Officials in South Sudan say army troops entered a village near the capital, Juba, on Sunday and raped at least a half-dozen women and girls, some of them at gunpoint.
The alleged rapes occurred less than two weeks after South Sudanese President Salva Kiir issued a warning that soldiers who commit acts of rape and sexual assault will be shot.
An increasing number of rapes by members of the Sudan People’s Liberation Army (SPLA) have sparked outrage among civilians and raised tension between the Kiir government and countries that pay for most of the war-torn country’s humanitarian needs.
The latest alleged incident occurred in the village of Kubi, 15 kilometers southeast of Juba. Local leaders say SPLA troops were deployed to the area after unidentified gunmen killed an army general last week.
Paul Yugusuk, Bishop of the Episcopal Church of Sudan and South Sudan, said two girls, aged 13 and 15, and several women were raped after SPLA soldiers entered the village.
Victim recounts attack
The 15-year-old told VOA’s South Sudan in Focus program that soldiers entered Kubi early Sunday and began shooting at random to scare residents.
She said two soldiers threatened and harassed her before they took turns raping her.
The 13-year-old told VOA that a soldier gave her money after raping her at gunpoint. She said the soldier told her that her life was no more important than the lives of soldiers who were killed in ambushes along Juba-Nimule road.
“He said we are lucky that they are only raping us and leaving us alive. He then raped me and gave me money. He said take this money; it will help you. I said, ‘You are giving me money?’ He said if I refuse the money, he will beat me. I got the money and threw it in the house,” she said.
Both girls were being treated for wounds at the Juba Teaching Hospital. VOA does not identify rape victims or victims of alleged rape.
A widow and mother of six in Kubi said she too was raped by the soldiers. The alleged rape victim said the soldiers threatened to kill her if she cried for help.
“He said, you have husband, your husband is not there? You people are the ones killing us in the nation. I said, father, I don’t have husband, my husband died. He said ‘No, you are the ones killing us on this road.’ He threatened me with my child in my house and then raped me,” she said.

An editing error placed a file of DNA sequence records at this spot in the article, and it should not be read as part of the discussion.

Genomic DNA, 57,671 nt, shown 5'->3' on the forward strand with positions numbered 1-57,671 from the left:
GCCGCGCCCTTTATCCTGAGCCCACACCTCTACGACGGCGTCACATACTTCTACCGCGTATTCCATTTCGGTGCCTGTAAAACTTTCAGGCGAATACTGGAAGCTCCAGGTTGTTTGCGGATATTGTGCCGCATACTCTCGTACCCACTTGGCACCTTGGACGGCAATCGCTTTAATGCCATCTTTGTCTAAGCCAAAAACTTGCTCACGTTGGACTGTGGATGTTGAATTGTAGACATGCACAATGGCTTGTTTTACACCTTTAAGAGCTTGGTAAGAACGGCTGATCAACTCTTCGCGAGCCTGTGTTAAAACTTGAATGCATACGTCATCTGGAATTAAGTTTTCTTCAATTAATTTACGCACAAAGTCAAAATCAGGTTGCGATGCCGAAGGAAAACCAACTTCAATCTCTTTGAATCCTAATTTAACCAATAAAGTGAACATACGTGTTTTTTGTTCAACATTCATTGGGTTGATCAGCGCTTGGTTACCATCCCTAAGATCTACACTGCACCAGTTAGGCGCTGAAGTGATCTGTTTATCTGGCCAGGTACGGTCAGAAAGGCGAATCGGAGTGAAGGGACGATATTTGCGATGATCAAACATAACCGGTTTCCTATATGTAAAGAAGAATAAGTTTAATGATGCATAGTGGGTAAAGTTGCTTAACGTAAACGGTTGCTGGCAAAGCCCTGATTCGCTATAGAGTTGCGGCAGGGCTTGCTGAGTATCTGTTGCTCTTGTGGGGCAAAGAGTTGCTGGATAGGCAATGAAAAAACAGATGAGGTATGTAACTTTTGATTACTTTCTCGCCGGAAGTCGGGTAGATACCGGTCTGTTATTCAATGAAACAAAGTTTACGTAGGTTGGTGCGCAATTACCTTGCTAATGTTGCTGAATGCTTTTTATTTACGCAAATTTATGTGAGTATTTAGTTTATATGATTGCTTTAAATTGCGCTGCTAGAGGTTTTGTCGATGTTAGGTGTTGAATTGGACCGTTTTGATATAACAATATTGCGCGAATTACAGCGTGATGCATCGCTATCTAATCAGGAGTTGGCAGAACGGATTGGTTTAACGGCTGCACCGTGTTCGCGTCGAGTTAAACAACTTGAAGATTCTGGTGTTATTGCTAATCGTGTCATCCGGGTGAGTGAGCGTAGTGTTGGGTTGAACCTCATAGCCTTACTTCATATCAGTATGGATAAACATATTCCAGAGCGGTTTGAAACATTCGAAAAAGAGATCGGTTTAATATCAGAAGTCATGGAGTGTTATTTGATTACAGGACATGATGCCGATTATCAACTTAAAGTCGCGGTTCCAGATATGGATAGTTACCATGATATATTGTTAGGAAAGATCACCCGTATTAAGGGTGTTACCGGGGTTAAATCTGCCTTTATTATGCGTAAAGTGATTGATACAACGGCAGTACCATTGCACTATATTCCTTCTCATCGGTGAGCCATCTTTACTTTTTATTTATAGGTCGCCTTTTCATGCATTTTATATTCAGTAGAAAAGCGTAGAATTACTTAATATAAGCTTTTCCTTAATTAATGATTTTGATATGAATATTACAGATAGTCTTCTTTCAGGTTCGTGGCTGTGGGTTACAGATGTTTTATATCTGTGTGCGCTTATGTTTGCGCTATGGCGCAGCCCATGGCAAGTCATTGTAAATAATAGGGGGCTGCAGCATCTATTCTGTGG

Lokiliri County Commissioner George Ladu confirmed the rape cases. He said the attack caused about 3,000 residents to flee in fear.
“We have raised the issue to the high authorities. According to the legal channel, I, as the person in charge of the area, I think nothing more will take place. We call our people home and let the law take its course,” Ladu said.
Bishop condemns sexual assaults
Bishop Yugusuk said for two days the soldiers blocked a mother and baby wounded during the attack from to traveling to Juba for treatment. He condemned the soldiers if they carried out such brutal, criminal acts on defenseless women and children.
“We are very sorry for what has happened, in the eyes of our own army, our own protector is now turned against the civilians; raping them, beating them, detaining and doing all sorts of human rights abuses to our community, which is absolutely innocent,” he said.
Bishop Yugusuk said shortly after the rapes occurred, he spoke to the military commander in the area, First Lieutenant James Nyikur, in the presence of the alleged rape victims and some of the soldiers.
He said even though the women were able to identify some of their attackers, the commander failed to take immediate action and apprehend the suspected soldiers.
Ladu and Yugusuk said the soldiers arrested dozens of youth from the area, but later released them. Both men said four of the youth are still missing.
Army promises investigation
SPLA spokesman Brigadier General Lul Ruai Koang said the army leadership has received reports some SPLA soldiers committed crimes and says those military leaders take the allegations seriously.
“They have formed an investigation committee. The committee will travel to the area where the alleged rapes took place and their intention is to do their investigation, identify the culprits and bring them to book,” Koang said.
A month ago, the United Nations mission in South Sudan reported it recorded more than 200 rape cases between July 2016 and January 2017. The report calls on the government to ensure that perpetrators of sexual violence are held accountable for their actions, to carry out justice for the victims, and to provide a strong deterrent so that South Sudanese men do not commit rape.